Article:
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What is a zero-hours contract?

A zero-hours contract is a term used to describe types of casual agreements between an employer and their staff. Generally, under a zero hours contract employees are not guaranteed any work and are paid only as and when they work.

Individuals working under zero-hours contracts are entitled to the national minimum wage, paid annual leave, rest breaks and protection from discrimination. Depending on whether they are an employee or not, they may also be entitled to statutory employment rights such as the right not to be unfairly dismissed.

When are zero hours contracts used?

Zero hours contracts are frequently used when there is a requirement for a flexible workforce; for example, where workers are required at short notice or the level of work is uncertain. In schools, they might be used for supply teachers or where a “bank” of administration workers or midday supervisors is used.

Zero hours contracts are not likely to be appropriate when an individual carries out work for an organisation on a more regular basis.

Exclusivity clauses

Exclusivity clauses have been used in zero hours contracts to prevent or limit a worker’s ability to work elsewhere. These types of clauses were considered to be unfair as they prevented those engaged under zero-hours contracts from earning money from another employer despite there being no guarantee of any wages being paid to them.

In May 2015 legislation was introduced making exclusivity clauses contained in zero hours contracts unenforceable where they prevented a worker from:

  • doing work or performing services under another contract or under any other arrangement; or
  • doing work or performing services under another contract or under any other arrangement without the employer’s consent.

Protection from dismissal and detriment

The Regulations, which came into force on 11 January 2016, provide the following new rights for those working under zero-hours contracts who have failed to comply with an exclusivity clause in their contract:

  1. Where an employee is dismissed because they breached the exclusivity clause that dismissal will be automatically unfair. The employee will be able to make an Employment Tribunal claim against the employer regardless of their length of service. (An employee will usually need 2 years’ service with an employer before they are able to make a claim for unfair dismissal.)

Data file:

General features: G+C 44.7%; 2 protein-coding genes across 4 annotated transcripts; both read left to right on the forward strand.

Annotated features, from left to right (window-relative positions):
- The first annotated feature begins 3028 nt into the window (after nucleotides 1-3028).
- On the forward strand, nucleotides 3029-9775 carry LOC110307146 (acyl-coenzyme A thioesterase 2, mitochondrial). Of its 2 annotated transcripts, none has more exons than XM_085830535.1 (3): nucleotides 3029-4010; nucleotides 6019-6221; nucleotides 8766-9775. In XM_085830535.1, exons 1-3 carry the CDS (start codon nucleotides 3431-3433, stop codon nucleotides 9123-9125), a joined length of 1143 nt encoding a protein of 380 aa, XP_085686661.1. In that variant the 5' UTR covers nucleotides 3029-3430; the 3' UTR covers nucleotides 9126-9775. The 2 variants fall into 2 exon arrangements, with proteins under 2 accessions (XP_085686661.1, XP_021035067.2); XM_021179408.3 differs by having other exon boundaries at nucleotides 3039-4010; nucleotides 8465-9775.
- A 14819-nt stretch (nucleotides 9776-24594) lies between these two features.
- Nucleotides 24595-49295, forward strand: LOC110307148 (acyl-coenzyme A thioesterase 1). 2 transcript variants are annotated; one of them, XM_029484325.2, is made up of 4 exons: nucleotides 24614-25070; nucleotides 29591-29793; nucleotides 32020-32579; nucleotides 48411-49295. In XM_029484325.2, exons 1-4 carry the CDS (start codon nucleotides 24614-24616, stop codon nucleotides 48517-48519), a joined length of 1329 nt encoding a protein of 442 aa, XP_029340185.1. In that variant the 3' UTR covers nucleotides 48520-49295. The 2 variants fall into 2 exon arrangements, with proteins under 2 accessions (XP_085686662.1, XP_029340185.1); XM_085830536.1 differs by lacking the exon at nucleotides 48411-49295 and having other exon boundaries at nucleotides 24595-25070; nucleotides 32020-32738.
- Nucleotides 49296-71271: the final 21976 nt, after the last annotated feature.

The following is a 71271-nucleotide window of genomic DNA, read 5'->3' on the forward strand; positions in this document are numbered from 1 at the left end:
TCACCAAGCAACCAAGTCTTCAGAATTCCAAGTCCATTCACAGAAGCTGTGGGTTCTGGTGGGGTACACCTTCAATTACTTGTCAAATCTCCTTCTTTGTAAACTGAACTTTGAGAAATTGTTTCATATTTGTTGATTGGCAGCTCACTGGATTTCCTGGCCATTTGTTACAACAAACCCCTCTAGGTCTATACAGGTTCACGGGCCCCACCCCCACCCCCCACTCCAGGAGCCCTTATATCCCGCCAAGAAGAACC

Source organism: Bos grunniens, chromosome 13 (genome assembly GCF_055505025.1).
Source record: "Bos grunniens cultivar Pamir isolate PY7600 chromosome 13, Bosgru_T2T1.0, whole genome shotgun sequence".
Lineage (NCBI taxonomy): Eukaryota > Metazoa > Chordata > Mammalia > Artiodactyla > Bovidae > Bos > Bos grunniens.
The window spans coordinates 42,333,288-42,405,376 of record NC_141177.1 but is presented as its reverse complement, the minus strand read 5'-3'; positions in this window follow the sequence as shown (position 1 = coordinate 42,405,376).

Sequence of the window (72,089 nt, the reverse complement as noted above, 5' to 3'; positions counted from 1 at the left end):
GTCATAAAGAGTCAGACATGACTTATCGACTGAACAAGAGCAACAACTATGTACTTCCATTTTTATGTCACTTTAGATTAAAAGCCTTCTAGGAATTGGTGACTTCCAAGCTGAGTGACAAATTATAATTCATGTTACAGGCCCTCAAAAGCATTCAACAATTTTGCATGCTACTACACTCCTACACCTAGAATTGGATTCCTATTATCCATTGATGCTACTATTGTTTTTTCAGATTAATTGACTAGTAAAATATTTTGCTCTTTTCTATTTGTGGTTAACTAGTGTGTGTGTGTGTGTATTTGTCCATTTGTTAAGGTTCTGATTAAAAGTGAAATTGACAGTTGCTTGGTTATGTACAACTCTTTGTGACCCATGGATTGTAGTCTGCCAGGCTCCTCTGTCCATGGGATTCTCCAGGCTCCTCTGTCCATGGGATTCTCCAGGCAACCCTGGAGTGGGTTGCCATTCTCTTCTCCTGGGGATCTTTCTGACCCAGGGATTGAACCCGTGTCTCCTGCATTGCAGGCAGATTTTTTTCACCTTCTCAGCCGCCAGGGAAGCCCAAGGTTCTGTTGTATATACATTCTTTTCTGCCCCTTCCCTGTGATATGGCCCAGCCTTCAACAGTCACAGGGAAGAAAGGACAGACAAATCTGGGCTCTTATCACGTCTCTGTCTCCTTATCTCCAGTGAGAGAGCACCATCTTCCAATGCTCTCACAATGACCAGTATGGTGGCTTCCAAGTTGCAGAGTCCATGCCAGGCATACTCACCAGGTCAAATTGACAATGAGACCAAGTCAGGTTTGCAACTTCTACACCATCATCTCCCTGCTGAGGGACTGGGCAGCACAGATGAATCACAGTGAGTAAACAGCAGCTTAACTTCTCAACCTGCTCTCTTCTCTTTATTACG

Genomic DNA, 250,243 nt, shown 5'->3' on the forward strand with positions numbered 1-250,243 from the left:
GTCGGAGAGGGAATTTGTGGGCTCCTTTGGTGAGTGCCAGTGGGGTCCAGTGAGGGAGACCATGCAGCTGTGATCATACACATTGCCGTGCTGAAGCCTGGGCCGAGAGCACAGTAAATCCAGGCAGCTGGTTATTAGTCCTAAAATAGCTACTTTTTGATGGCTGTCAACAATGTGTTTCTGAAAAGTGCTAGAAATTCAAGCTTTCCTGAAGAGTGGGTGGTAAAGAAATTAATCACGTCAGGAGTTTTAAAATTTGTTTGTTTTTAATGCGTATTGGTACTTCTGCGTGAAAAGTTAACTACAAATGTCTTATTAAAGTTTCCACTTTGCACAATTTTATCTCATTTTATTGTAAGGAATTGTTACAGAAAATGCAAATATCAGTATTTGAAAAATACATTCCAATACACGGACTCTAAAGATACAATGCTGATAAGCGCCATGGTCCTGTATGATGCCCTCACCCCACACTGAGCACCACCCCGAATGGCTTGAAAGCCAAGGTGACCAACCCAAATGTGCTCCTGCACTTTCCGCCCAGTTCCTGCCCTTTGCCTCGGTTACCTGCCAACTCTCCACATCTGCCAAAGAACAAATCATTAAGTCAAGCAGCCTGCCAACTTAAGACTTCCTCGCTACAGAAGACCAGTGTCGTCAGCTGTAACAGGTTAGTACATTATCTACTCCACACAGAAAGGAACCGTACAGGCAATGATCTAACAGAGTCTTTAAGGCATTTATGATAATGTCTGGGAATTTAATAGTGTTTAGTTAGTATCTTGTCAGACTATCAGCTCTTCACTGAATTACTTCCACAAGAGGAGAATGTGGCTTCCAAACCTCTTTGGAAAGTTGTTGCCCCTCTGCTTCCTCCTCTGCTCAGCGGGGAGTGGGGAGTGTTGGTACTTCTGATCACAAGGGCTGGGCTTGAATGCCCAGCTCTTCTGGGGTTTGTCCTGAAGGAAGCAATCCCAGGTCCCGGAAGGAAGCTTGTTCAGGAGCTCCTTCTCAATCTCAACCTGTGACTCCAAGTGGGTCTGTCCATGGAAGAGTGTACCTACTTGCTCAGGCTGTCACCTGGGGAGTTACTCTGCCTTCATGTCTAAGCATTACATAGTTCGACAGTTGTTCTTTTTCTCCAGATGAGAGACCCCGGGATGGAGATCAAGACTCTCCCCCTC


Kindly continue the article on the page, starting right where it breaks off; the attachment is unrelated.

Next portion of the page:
2. It is unlawful to subject a worker working under a zero hours contract to a detriment because they have breached the exclusivity clause.

There is no guidance in the Regulations as to what amounts to a detriment but it is likely that the   following types of treatment could be considered to be detrimental, depending on the circumstances (this is not an exhaustive list):

  • Reduction in pay
  • Failure to offer future hours
  • Denial of training
  • Unrequested reassignment or relocation
  • Suspension
  • Disciplinary sanctions
  • Bullying or harassment
  • Failure to provide an appropriate reference

The Regulations make a distinction between employees and workers. Only those classed as employees are able to make a claim for unfair dismissal whereas workers, which has a wider definition, are able to make a claim for detriment.

Zero-hours contract advice

In light of these changes, we would suggest organisations consider the following:

  1. Review the use of zero hours contracts to ensure they are being used appropriately.
  2. When interpreting existing zero hours contracts remember that any exclusivity clauses will be unenforceable.
  3. When drafting new zero hours contracts, remove any exclusivity clauses.
  4. When dismissing an employee on a zero hours contract, carefully consider the reasons for dismissal. If it is because they failed to adhere to an exclusivity clause, the dismissal will be automatically unfair.
  5. When managing workers with zero hours contracts remember that they are protected from suffering any detriment because they failed to adhere to an exclusivity clause in their contract. This can be particularly relevant when deciding which employees or workers to offer hours to as this decision should not be based on whether they undertake work elsewhere.


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